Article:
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Today's Opinions

  • Winners don’t whine. They accept defeat with grace

    It’s been nine years since my daughter played her last varsity field hockey game. That means it’s been nearly a decade since I delivered my final stop-complaining-you-lost speech to her and whichever of her teammates were griping from my backseat.

    The girls won plenty of games. And when they did, there was no happier or more gracious crew. But when they lost, the vanquished players inevitably erupted in a Greek chorus of excuse-making.

    The other team cheated.

    The refs were biased.

    Their best player had cramps.

  • Community appreciates law enforcement

    Part of my job as a police chief is to review the activities of the Galax Police Department on a daily basis. As I have for the past 15 years, I recently started a comparison of 2015 to the past two years.
    On a nationwide basis, the public approval of the police profession has suffered through troubling times, and has declined over the past 10 years. It has become increasingly difficult to attract young people to seek a career as a police officer.
    It has been significantly different for members of the Galax Police Department.

  • Millions could benefit from Health Insurance Marketplace

    By Jon D. Applebaum, CEO of Twin County Regional Healthcare

    Here’s some good news: When it comes to health insurance coverage through the Health Insurance Marketplace, millions of Americans benefit from federal financial assistance each year, and you may, too.

    Since its inception in 2013, the Affordable Care Act has helped approximately 20 million Americans gain affordable health insurance, 12.7 million of whom have enrolled in marketplace plans.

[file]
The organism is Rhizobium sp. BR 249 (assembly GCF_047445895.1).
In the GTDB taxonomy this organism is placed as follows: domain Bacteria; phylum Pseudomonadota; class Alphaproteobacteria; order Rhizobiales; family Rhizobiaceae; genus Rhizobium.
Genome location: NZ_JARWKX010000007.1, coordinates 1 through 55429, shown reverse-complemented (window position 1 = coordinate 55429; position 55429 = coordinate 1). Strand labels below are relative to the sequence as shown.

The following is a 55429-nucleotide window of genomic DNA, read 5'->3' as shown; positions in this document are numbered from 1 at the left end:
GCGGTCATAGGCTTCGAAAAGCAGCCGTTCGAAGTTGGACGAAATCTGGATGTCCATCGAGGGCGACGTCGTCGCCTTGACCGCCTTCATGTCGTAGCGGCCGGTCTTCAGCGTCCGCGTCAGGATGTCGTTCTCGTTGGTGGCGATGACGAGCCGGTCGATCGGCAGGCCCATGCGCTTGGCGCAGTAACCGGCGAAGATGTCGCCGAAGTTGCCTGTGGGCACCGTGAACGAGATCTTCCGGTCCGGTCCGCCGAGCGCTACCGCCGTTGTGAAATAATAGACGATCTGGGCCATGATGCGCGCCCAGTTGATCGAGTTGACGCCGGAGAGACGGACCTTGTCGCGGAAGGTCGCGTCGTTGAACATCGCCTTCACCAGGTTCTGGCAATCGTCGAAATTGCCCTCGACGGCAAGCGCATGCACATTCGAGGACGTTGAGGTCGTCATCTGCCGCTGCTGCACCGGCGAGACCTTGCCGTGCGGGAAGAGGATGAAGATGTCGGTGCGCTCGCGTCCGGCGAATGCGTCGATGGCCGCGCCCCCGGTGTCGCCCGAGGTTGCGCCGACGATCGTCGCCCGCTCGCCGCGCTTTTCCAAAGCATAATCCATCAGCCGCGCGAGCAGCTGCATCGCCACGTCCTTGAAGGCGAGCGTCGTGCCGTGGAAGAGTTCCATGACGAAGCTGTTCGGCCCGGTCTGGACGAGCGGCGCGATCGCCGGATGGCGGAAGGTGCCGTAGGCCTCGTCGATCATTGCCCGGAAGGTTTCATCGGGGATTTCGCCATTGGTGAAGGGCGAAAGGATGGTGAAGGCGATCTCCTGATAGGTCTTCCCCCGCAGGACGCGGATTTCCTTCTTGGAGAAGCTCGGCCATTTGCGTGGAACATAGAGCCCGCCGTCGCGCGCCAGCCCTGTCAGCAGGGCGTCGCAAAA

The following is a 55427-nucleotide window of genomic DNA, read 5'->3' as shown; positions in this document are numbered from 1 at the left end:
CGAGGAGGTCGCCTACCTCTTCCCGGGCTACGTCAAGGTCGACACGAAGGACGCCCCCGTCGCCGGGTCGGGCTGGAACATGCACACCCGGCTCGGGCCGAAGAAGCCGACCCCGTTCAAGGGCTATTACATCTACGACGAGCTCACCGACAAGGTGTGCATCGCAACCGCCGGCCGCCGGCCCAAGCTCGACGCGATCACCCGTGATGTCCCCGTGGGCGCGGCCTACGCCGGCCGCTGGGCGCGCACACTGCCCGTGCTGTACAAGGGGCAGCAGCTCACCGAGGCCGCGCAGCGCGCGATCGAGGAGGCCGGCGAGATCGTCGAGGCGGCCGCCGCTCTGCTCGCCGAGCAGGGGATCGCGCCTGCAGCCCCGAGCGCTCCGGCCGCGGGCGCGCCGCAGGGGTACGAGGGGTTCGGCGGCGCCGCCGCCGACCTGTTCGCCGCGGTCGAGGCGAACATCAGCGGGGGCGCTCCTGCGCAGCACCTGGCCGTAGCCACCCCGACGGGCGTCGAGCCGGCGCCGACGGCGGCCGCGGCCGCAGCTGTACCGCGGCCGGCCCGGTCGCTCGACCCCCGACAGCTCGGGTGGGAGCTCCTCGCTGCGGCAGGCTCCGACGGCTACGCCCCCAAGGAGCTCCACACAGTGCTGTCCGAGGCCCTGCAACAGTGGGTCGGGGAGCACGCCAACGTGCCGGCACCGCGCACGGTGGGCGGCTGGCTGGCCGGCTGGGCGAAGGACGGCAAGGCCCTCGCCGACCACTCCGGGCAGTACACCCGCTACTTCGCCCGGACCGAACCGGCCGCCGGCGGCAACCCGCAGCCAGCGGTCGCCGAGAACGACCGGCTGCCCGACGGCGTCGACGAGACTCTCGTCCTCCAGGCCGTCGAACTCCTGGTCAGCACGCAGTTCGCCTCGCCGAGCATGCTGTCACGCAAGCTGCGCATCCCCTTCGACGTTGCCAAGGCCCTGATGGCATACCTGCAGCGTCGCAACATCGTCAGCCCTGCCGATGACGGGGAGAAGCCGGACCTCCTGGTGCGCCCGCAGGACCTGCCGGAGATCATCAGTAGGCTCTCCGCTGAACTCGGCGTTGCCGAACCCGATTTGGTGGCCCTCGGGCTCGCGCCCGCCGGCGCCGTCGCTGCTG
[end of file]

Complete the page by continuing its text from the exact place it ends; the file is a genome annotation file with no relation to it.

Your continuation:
• Many miss Bible's message of love, tolerance, forgiveness

    Words matter! A lady told me she was in high school before she realized her school clothes were not purchased at “Mon-Go-Merry-Ward’s,” her immigrant parents’ misnomer for a favorite store. Lincoln’s words, “the mystic chords of memory will swell to a chorus when touched by our nature’s better angels,” softened the bitter hatred of the Civil War.

  • Give from the heart this holiday season

    One of the warmest feelings this time of year is sitting down for dinner with family and friends and celebrating the season.

    But, not everyone has the means to provide a hearty Christmas dinner. Unemployment, disability, sickness and the infirmities of age are the Grinches that so often rob this time of cheer.

    That’s where some true holiday heroes come in.

  • Carroll County registrar thanks electoral officials

    The Carroll County Electoral Board and Voter Registration Office would like to recognize the efforts of the officers of election put forth on this past election day, Nov. 8.
    Your time and dedication to the voting citizens in our county is invaluable. Thank you for your service and a job well done.
    We could not do this without you. We appreciate all you do!
    Dennie R. Shockley, Chairman
    Brenda N. Lindsey, Vice Chair
    Brenda A. Diamond, Secretary
    Kimberly N. Cloud, General Registrar

  • Don't destroy Medicare with private vouchers

    U.S. House Speaker Paul Ryan, Chairman Kevin Brady of the House Ways and Means Committee, and Chairman Tom Price of the House Budget Committee, who is President-elect Donald Trump’s nominee for Secretary of Health and Human Services, are among Republican leaders who support legislation to privatize Medicare by converting it to a “premium support” system.
    I urge your newspaper to editorialize against their efforts to change Medicare to a “voucher” plan that will raise the cost of health care for seniors.

  • Democratic Party needs to remember working class

    I recently read the editorial “Webb’s Warning” in The Roanoke Times.
    The author of the piece discusses Jim Webb’s brief campaign for the Democratic nomination for president and his warning that the Democratic Party has inadvertently begun to ignore its traditional base of working class voters.
    Webb isn’t wrong.
    There is a sizable voting block in America that feels failed by both parties. These folks haven’t experienced the economic recovery that is taking shape in other parts of the country.